My precious wife, in her wisdom, has decided that we NEED to decorate. The emphasis on the word need is in direct proportion to the strength with which she said it.
There are times when she uses the N word and it contains no more hidden meaning than any other comment. On this occasion, however, it contained all the force of any of the other times that she has felt that my involvement is required without delay.
I hadn’t noticed this lack in our home design set up until she mentioned it to me whilst I was engrossed in an exciting episode of Spooks. I tried the usual fake acknowledgements of the conversation but she seemed to mean business. I even tried to deflect things by saying that we would talk about it during the adverts but she was quick off the mark in noticing that the said prog was on BBC1.
It is not that I am against decorating, in fact I find it strangely therapeutic, it is just that it always ends up being decorating with VAT.
Take for example the conversation about colour schemes; I am politely invited (and by invited I mean compelled) to join in with the selection, knowing full well that my opinions will be put to one side like an empty tin of magnolia.
No sooner has the title sequence started at the end of my favourite TV series and I am asked a growing number of questions that I am both too tired and unequipped to answer.
‘How much would a new carpet cost for this room’ she says signalling that she has more in mind than a few pots of emulsion.
‘A lot more than hiring a steam cleaner’ I reply pretending to be helpful but in actuality trying to apply the metaphorical brakes.
The conversation continues being punctuated only by my search for the tape measure in the drawer specifically designated as a ‘safe place’ for all those things that you use once a year. After ten minutes of muttering under my breath with my hands in the drawer I attempt to decide the required curtain size using a six-inch (and by six inches I mean 15.24mm) school ruler and a length of string.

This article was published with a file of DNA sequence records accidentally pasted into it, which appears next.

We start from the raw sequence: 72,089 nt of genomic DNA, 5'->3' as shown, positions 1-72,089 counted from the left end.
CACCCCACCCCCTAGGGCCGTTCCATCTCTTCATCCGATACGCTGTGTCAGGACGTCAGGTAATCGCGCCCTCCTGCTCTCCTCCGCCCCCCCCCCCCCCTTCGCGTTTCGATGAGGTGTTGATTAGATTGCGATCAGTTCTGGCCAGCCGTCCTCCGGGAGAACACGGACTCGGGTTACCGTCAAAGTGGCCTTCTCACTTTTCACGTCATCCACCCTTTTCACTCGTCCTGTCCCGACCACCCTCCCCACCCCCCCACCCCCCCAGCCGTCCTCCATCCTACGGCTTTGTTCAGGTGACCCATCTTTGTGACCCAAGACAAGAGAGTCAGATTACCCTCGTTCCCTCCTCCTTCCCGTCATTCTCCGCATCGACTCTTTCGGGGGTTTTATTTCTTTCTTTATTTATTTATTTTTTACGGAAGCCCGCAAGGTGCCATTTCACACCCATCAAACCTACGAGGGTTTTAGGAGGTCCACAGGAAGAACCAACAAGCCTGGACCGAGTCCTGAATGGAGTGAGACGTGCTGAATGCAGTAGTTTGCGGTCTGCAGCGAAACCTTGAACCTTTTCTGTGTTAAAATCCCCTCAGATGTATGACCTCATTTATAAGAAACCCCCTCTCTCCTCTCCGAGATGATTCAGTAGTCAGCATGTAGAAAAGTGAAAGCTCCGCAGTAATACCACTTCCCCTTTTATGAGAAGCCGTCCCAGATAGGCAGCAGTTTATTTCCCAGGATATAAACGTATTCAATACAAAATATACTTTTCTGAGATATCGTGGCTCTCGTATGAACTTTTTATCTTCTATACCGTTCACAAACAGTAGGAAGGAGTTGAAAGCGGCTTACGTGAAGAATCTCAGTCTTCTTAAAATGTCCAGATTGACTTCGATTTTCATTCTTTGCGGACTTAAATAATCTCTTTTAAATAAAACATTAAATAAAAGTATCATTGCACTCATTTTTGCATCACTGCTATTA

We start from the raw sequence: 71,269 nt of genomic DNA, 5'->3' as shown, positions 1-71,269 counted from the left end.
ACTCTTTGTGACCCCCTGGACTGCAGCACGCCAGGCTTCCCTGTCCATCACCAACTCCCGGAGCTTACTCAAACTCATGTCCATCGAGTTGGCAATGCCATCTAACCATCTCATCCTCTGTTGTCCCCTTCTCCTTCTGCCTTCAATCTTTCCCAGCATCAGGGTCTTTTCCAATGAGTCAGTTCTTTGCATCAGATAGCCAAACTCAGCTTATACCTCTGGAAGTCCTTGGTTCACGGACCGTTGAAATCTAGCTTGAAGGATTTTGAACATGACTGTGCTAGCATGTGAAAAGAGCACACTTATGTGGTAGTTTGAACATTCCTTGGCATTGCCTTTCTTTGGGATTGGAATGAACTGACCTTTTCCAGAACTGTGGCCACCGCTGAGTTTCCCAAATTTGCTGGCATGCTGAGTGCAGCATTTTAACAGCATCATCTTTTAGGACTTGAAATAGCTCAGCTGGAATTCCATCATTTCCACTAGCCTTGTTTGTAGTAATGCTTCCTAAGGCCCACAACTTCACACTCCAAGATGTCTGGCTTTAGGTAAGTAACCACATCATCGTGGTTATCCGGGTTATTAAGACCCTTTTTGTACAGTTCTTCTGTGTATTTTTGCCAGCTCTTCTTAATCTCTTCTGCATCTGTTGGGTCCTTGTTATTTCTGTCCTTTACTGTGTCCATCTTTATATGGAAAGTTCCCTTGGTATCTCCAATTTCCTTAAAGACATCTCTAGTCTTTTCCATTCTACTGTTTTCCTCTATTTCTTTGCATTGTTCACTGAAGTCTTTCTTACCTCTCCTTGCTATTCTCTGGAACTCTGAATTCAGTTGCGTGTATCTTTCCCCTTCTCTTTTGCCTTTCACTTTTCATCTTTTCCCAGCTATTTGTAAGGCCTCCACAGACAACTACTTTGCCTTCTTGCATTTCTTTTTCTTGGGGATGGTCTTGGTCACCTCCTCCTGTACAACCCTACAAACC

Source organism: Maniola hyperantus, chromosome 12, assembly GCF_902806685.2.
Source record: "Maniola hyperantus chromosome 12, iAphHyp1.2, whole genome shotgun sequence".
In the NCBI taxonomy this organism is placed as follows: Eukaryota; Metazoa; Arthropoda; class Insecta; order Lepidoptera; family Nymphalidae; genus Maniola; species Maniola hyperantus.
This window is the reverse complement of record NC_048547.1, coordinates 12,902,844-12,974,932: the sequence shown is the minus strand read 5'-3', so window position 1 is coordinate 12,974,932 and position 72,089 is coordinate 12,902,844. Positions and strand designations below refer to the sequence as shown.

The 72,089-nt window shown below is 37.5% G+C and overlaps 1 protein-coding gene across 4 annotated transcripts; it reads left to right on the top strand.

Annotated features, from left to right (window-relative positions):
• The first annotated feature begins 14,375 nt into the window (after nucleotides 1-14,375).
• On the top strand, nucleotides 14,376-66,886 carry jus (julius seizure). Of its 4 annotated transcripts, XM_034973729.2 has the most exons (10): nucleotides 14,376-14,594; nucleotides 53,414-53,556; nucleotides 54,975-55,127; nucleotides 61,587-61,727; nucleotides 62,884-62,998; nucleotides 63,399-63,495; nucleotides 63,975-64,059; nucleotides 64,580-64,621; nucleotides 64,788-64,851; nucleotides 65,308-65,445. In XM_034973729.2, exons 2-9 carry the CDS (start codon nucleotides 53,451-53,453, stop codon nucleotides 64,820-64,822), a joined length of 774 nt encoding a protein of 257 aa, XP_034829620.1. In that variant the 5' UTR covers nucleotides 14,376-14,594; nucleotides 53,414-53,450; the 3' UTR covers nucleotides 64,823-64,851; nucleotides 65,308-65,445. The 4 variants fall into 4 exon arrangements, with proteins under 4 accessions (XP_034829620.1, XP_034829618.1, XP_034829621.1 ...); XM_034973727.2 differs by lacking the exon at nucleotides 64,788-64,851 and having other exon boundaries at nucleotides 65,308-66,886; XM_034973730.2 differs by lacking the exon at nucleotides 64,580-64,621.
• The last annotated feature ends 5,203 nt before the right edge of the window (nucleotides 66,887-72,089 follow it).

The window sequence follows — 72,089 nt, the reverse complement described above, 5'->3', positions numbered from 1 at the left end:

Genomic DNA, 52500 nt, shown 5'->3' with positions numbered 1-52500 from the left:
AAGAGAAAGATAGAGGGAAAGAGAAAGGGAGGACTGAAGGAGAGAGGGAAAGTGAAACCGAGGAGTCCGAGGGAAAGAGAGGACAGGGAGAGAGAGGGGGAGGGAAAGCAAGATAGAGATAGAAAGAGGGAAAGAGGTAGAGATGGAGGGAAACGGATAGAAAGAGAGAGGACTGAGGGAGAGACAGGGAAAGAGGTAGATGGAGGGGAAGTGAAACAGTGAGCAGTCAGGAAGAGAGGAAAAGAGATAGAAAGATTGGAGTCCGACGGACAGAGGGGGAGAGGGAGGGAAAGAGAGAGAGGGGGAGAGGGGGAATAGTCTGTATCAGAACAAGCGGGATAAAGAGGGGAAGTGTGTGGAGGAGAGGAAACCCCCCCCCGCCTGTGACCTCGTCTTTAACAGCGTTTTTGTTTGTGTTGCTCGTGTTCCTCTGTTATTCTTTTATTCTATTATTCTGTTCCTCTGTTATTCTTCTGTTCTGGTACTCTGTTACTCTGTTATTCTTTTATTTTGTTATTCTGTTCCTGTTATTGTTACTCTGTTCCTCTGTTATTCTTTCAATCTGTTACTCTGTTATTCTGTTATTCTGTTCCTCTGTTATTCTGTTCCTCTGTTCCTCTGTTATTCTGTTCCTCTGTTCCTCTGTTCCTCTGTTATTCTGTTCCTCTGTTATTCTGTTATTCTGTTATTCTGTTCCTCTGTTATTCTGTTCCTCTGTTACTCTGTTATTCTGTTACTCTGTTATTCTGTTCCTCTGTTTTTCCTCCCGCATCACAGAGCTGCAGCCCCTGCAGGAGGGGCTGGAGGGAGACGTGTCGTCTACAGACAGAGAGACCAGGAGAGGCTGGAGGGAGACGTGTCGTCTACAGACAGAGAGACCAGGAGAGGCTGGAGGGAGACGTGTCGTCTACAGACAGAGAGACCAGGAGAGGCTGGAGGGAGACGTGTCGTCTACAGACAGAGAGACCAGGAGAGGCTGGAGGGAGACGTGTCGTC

The conversation only ends when I agree to visit the DIY centre the following weekend.
We arrive at the aircraft hanger filled with overpriced symbols of western aspiration (a little deep for a Saturday morning I know but I am still applying those metaphorical brakes) late enough to avoid all the retired folk who couldn’t sleep and so queued for the shop to open.
My plan was clear; paint, brushes, pay go for lunch. My wife’s plan was to spend years (and by years I mean too much time on a Saturday) looking at paint in very boring shop.
In truth we spent most of the time trying to decide whether we preferred Amber Spirit or Moroccan sunset; both of which were a kind of yellow and seemed to be indistinguishable from each other. We then had a dialogue (and by dialogue I mean argument) about which white we preferred which seemed to me to be a bizarre situation for two reasons; firstly, they were all white and the only reason we could see any difference was because we had them side by side in the shop, which of course would be the case in our hallway. Secondly, I was engaged in the conversation even though I didn’t care which version of white we chose. It is as if I had been conditioned by the surroundings to actually want to have an opinion.
I made the right decision in the end and agreed that my bride knew more about colour choices than me, thus both speeding up the process and making the possibility of eating chicken in harmony a reality.
I can now report that painting has at last started and were as during the selection stage I was effectively redundant somehow now I am needed more than anyone else in the household so that whilst I watch Amber Spirit dry my wife watches the next episode of Spooks.